- The Washington Times - Thursday, January 10, 2008

CAMP LEJEUNE, N.C. (AP) — A Marine riding in a Humvee during a shooting that left as many as 19 Afghan civilians dead testified yesterday that his convoy was fired upon at least three times after it was attacked by a car bomb.

Sgt. Brett Hayes said the gunner in his vehicle was knocked from the turret by the blast. The gunner returned to his position and began firing, shouting he was being shot at by small-arms fire from both sides of the road near a bridge over a dry riverbed.

“I started hearing fire come at us,” Sgt. Hayes said during a fact-finding hearing at Camp Lejeune, adding he heard small-arms fire from AK-47 rifles and cracks of the bullets passing overhead.

Sgt. Hayes recalled the March 4 attack during the second day of testimony at a rarely used fact-finding proceeding that is investigating the conduct of two officers involved in the shooting.

On Tuesday, defense lawyers presented photographs of men with rifles standing in the riverbed and said the bombing was a well-planned attack on the patrol.

Afghanistan’s Independent Human Rights Commission issued a report after the shooting that accused the Marines of firing indiscriminately at pedestrians and people in cars, buses and taxis at six locations along a 10-mile stretch of road. Defense lawyers maintain the shooting was justified and wasn’t indiscriminate.

The administrative Court of Inquiry, scheduled to last two weeks, will recommend whether the officers — Maj. Fred C. Galvin, 38, commander of the 120-person special operations company, and Capt. Vincent J. Noble, 29, a platoon leader — should be charged with a crime. That decision will be made by Lt. Gen. Samuel Helland, commander of U.S. Marine Forces Central Command.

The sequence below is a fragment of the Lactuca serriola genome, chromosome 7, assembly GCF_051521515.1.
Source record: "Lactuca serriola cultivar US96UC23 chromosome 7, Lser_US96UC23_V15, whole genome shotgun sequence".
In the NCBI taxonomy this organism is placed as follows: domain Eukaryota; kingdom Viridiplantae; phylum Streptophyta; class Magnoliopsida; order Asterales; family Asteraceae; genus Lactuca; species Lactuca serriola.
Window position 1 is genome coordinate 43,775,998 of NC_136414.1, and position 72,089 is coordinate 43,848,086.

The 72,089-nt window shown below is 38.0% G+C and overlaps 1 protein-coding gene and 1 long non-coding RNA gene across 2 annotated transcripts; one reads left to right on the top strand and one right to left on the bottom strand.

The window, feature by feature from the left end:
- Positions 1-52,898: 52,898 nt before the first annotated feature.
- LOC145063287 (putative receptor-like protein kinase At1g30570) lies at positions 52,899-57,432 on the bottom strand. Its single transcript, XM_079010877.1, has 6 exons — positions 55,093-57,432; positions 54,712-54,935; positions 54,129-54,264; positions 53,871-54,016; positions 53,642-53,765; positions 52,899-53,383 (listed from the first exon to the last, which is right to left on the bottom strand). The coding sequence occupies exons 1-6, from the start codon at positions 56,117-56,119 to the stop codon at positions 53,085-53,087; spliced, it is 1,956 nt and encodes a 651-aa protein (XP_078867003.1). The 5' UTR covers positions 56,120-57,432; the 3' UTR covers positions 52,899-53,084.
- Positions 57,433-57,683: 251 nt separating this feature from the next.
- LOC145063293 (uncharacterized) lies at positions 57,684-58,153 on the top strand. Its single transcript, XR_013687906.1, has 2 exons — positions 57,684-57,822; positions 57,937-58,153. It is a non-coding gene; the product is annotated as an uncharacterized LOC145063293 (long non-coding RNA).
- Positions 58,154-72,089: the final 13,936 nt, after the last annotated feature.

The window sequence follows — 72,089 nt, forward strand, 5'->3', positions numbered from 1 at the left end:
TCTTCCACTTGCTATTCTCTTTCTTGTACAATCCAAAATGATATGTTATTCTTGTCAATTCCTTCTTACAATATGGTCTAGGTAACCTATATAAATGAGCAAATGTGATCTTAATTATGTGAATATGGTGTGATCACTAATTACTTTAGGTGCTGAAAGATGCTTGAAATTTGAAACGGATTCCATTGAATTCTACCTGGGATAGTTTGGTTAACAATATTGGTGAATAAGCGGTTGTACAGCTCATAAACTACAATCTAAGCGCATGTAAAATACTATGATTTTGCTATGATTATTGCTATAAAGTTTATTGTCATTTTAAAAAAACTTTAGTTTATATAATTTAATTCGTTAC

Some Marines in the six-vehicle convoy opened fire along a crowded roadway in Afghanistan’s Nangahar province after an explosives-rigged minivan crashed into their vehicles. One Marine was wounded. Although an Army investigation concluded 19 Afghan civilians died and 50 were wounded, attorneys for the two officers argue the death toll was lower.

Sgt. Hayes said after his Humvee began to roll after the bombing, the vehicle was fired on again from the right side of the road. The gunner fired back, then fired once or twice at a 45-degree angle toward the road, Sgt. Hayes said, but he didn’t know the intended target.

At that point, the gunner realized he had been hit in the arm with shrapnel and Sgt. Hayes manned the turret for the trip back to base. Sgt. Hayes said he didn’t fire the weapon.

He said the explosion of the vehicle bomb was close enough that he could feel its heat.

The company was on its first deployment after the 2006 creation of the Marine Special Operations Command. After the shooting, eight Marines were sent back to Camp Lejeune and the rest of the company was removed from Afghanistan.

Maj. Gen. Dennis J. Hejlik, the commander of the Marine Special Operations Command, later said the unit responded appropriately.

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